July 1, 2008

College Partners With Cancer Center for Research

By Sheila Selman, Goshen News, Ind.

Jul. 1--"We have some beads," Goshen College junior Kathryn Schlabach announced, grinning as she looked up from a light microscope.

Beads, technically termed microspheres, are what she and Goshen College Professor of Biology Stan Grove are looking for in samples of a cancerous liver that has been treated with SIRT yttrium-90 resin microspheres. SIRT is selective internal radiation therapy.

The two are doing research for Dr. Seza Gulec, the head of endocrine surgery, hepatic oncology, molecular imaging and position emission tomography programs at the Goshen Center for Cancer Care.

According to Medical News Today, Gulec and the Center for Cancer Care "have been at the forefront of development of this breakthrough therapy, and have successfully treated hundreds of patients since implementation of the liver cancer therapy program three years ago. The center currently serves as a national and international referral center for patients suffering from liver cancer."

Unlike traditional cancer treatments where radiation is generalized, radioactive SIRT microspheres are delivered through the femoral artery and threaded through the hepatic artery to the tumor, according to the National Cancer Institute. The microspheres, which are bonded with Y-90 that has a physical half-life of about two and a half days, then radiate in very specific locations.

These specific locations are what Schlabach and Grove are looking at slide by slide. Schlabach explained that they chop up samples of the treated liver and then turn that sample into plastic. Once the samples are in little plastic blocks, they are sliced into thin sections and made into slides. The two are looking for beads that are only 30 to 40 microns in size. Once a bead is found, the area around the bead -- up to about 11 millimeters -- is studied to see what damage there might be from the radiation emitted.

"What we're looking for are potential side effects," Grove said.

If a specimen deserves further study, it is stained using the heavy metals lead and uranium and then placed into a vacuum chamber where it is given a conductive coating. The specimen is then placed into an electron microscope. Through this microscope, the internal parts of the cells can be studied.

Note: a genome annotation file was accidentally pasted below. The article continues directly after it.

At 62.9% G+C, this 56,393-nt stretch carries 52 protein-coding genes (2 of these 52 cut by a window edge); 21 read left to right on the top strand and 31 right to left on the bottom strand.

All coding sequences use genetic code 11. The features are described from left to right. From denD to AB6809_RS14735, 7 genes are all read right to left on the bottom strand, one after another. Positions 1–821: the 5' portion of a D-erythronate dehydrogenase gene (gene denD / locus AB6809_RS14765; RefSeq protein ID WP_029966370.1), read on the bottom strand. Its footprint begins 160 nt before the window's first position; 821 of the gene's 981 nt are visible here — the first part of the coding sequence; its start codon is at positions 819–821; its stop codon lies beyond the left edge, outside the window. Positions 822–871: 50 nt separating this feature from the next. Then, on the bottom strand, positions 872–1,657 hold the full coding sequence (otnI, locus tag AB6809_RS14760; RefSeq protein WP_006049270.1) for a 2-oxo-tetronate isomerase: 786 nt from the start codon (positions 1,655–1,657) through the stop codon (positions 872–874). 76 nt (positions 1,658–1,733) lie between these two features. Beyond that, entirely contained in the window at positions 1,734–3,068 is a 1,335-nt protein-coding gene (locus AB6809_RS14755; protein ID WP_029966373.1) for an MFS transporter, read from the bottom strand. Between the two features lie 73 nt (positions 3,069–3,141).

Grove said researchers at the Goshen Center of Cancer Care want to know the internal changes of cells around those beads, which can only be seen under the electron microscope.

"Radiation should cause some change that we'd like to know about," he said. "We won't be surprised (if some change is found), but we'd be really really pleased if that happens."

Grove and Schlabach said they expect to see the most damage immediately next to the microsphere and then less damage at 11 millimeters. So their research falls somewhere in between.

The goal, Grove said, is to prove Goshen's researchers' statement that chemotherapy and selective internal radiation therapy comprising Yttrium-90 resin microspheres is less damaging than traditional radiation.

"Really the only research that's been done is the hospital and Stan," Schlabach said. Grove has been working on the research for about a year, and Schlabach joined him as part of the eight-week Maple Scholars program.

Schlabach sees the project as a great opportunity to gain practical experience, which will help her in getting into medical school, as well as helping her decide if medical research is something she's interested in as a career.

"It is surprising that they let a 19-year-old undergraduate work on something they actually need," Schlabach said.

On July 31, Schlabach will give her final report about her project to the Maple Scholars group.

Grove said he may have the opportunity to continue his work, but that Dr. Gulec and the Center for Cancer Care have made no promises about extending his work beyond the end of July.


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